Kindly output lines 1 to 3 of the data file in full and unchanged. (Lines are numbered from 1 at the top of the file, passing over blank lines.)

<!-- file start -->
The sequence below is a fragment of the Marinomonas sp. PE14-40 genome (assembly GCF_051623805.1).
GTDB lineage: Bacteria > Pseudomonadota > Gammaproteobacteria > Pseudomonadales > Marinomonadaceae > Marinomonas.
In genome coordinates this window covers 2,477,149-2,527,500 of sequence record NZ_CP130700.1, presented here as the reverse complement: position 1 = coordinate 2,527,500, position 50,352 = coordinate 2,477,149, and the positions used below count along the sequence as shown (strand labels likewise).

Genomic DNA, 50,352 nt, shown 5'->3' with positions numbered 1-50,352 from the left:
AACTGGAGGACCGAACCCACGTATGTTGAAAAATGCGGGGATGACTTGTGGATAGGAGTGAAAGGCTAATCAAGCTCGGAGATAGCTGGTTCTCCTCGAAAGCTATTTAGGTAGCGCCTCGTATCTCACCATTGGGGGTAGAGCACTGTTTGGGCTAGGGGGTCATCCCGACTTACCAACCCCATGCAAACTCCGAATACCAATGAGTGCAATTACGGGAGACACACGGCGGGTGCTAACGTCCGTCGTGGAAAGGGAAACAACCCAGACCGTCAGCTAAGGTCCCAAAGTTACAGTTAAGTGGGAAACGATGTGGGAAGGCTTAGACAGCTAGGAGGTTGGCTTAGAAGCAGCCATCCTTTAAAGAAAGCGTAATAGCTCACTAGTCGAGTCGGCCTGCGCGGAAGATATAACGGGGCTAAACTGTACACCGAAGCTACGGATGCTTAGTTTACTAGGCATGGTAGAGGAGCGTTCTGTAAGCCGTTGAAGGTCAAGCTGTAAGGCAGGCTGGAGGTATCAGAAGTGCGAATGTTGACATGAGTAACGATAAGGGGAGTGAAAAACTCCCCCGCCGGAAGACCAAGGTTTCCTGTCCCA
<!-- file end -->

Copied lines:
The sequence below is a fragment of the Marinomonas sp. PE14-40 genome (assembly GCF_051623805.1).
GTDB lineage: Bacteria > Pseudomonadota > Gammaproteobacteria > Pseudomonadales > Marinomonadaceae > Marinomonas.
In genome coordinates this window covers 2,477,149-2,527,500 of sequence record NZ_CP130700.1, presented here as the reverse complement: position 1 = coordinate 2,527,500, position 50,352 = coordinate 2,477,149, and the positions used below count along the sequence as shown (strand labels likewise).